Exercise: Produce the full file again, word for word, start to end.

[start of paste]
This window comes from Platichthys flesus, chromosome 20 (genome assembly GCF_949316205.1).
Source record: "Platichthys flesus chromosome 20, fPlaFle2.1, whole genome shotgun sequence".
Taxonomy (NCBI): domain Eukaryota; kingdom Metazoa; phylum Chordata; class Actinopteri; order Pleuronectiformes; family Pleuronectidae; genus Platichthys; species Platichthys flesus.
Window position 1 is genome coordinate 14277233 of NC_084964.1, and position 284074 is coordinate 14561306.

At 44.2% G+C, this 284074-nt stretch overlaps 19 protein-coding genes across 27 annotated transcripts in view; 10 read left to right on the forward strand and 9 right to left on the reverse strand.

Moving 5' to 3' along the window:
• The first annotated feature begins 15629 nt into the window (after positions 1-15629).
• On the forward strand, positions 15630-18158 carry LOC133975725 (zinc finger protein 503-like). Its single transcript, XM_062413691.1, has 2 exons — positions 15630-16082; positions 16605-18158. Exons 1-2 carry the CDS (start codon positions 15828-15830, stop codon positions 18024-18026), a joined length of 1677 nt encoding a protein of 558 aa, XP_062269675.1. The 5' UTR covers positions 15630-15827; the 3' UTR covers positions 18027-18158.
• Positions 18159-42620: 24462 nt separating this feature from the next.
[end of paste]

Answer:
This window comes from Platichthys flesus, chromosome 20 (genome assembly GCF_949316205.1).
Source record: "Platichthys flesus chromosome 20, fPlaFle2.1, whole genome shotgun sequence".
Taxonomy (NCBI): domain Eukaryota; kingdom Metazoa; phylum Chordata; class Actinopteri; order Pleuronectiformes; family Pleuronectidae; genus Platichthys; species Platichthys flesus.
Window position 1 is genome coordinate 14277233 of NC_084964.1, and position 284074 is coordinate 14561306.

At 44.2% G+C, this 284074-nt stretch overlaps 19 protein-coding genes across 27 annotated transcripts in view; 10 read left to right on the forward strand and 9 right to left on the reverse strand.

Moving 5' to 3' along the window:
• The first annotated feature begins 15629 nt into the window (after positions 1-15629).
• On the forward strand, positions 15630-18158 carry LOC133975725 (zinc finger protein 503-like). Its single transcript, XM_062413691.1, has 2 exons — positions 15630-16082; positions 16605-18158. Exons 1-2 carry the CDS (start codon positions 15828-15830, stop codon positions 18024-18026), a joined length of 1677 nt encoding a protein of 558 aa, XP_062269675.1. The 5' UTR covers positions 15630-15827; the 3' UTR covers positions 18027-18158.
• Positions 18159-42620: 24462 nt separating this feature from the next.